The group set a goal of raising about $159,000 and would need to act fast to meet their deadline for the start of the semester. All donations would be channelled through the newly created Excellence in Geomatics fund. In about two weeks, the grassroots campaign had raised $120,000 and by Aug. 30 had garnered a little over $150,000, almost to their target goal. Donations poured in from large companies, like ConocoPhillips, to smaller ones and individual alumni, with donations ranging from $10 to $40,000.
"People really stepped up," said Combs. "It was amazing and inspirational." Combs said it was a tremendous group effort by the department and the board. They spent hours calling contacts and sending out emails and the response from the industry and alumni community was overwhelming.
Going all in
"We're the only geomatics program in the state and one of the largest across the U.S., from the topics we cover to the students we have and the expertise in the faculty," said Wang. "This profession and program are so important to the industry. They see the need to educate the next generation to fill this gap, which is why we were so successful in being able to fundraise. The industry needs our students in order to recruit and work on their projects."
Wang said that this particular corner of engineering is extremely important because it is such a comprehensive and interdisciplinary field. Geomatics professionals cover everything from traditional land surveying, mapping and geodesy to newer disciplines of geographic information systems and remote sensing. Wang pointed out that many of the country and state's geomatics professionals have already or are on their way to retiring, and UAA's geomatics program is crucial in filling the gap. She said graduates from their program have a 100% placement.
"I would say 90% of our employees have graduated from the program - so it's pretty vital to our existence," said Steve Buchanan, chair of UAA's Department of Geomatics Advisory Board and co-founder of SurvBase LLC, a geomatics company based in Anchorage. "We're vital to any kind of infrastructure development in the state, whether people realize it or not. Surveyors are becoming more high-tech and in-demand, and the existing workforce is starting to age out, so the ones that are coming into the profession are going to be even more in-demand."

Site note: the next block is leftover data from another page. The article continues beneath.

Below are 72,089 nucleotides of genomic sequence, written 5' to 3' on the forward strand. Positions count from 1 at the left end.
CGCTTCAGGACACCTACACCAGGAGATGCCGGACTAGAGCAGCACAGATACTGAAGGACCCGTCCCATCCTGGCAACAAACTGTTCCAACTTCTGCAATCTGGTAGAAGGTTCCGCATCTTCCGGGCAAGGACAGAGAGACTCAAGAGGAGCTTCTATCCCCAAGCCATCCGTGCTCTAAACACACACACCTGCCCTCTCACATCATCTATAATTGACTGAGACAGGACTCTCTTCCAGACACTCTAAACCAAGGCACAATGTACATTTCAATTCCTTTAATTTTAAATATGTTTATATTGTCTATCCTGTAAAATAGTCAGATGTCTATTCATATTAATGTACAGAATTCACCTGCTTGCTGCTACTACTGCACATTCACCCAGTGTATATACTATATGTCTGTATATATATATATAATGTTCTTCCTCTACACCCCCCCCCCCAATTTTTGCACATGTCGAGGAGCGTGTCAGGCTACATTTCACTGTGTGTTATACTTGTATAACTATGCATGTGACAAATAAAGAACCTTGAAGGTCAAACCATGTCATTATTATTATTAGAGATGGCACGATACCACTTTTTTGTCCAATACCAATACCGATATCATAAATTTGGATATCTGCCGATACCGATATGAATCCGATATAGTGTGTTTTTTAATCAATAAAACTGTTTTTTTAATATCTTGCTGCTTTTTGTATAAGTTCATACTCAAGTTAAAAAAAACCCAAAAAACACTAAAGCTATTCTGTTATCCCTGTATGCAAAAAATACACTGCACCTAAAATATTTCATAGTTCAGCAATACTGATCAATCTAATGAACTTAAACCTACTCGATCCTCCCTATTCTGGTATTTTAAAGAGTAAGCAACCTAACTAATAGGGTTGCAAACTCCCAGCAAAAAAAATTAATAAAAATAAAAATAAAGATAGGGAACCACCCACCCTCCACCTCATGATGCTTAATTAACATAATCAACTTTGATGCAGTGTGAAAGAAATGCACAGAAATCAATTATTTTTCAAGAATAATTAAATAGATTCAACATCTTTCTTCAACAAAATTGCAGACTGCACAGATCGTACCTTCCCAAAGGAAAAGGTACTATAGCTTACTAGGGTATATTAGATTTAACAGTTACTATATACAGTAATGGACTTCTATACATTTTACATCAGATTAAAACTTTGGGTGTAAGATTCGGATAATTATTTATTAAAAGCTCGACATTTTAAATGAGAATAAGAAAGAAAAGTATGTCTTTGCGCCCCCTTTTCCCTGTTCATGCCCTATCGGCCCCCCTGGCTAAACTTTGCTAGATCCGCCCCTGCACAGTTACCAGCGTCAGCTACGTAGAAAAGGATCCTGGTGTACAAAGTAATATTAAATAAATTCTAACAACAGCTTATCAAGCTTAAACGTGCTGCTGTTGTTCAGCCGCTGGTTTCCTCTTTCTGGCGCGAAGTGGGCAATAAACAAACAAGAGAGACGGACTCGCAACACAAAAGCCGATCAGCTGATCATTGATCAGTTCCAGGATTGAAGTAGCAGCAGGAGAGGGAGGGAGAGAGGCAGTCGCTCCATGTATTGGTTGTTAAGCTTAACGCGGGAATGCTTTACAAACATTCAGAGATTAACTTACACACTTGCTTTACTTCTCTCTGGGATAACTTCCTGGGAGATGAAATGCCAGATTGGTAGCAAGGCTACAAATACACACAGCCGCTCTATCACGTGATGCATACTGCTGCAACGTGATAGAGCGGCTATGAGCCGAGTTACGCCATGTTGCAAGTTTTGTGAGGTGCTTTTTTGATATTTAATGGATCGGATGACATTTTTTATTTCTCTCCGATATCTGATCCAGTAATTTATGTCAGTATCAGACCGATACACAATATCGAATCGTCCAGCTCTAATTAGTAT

It's a trend that's not just happening in Alaska, but also all over the country, a sentiment that Buchanan shares with Wang as she's seen the industry's demand for geomatics graduates grow steadily over the last decade. It's why she believes the geomatics and engineering community came together so quickly to support the department and ensure that its students would have the instructor and classes it needed for the upcoming school year.
Wang still gets emotional when she thinks about the tremendous effort and support that rolled in over the summer and said it gave her the strength to push forward despite all the uncertainty.
"We are responsible to our students," said Wang. "This fundraiser meant the world to me because it was not just about the money, it was the support and it made me feel like it's worthwhile to be here because it's not just a job - it's a community."
For information about how you can get involved, contact Jayna Combs, senior development officer for the College of Engineering at 907-786-1796 or email@example.com.
Written by Catalina Myers, UAA Office of University Advancement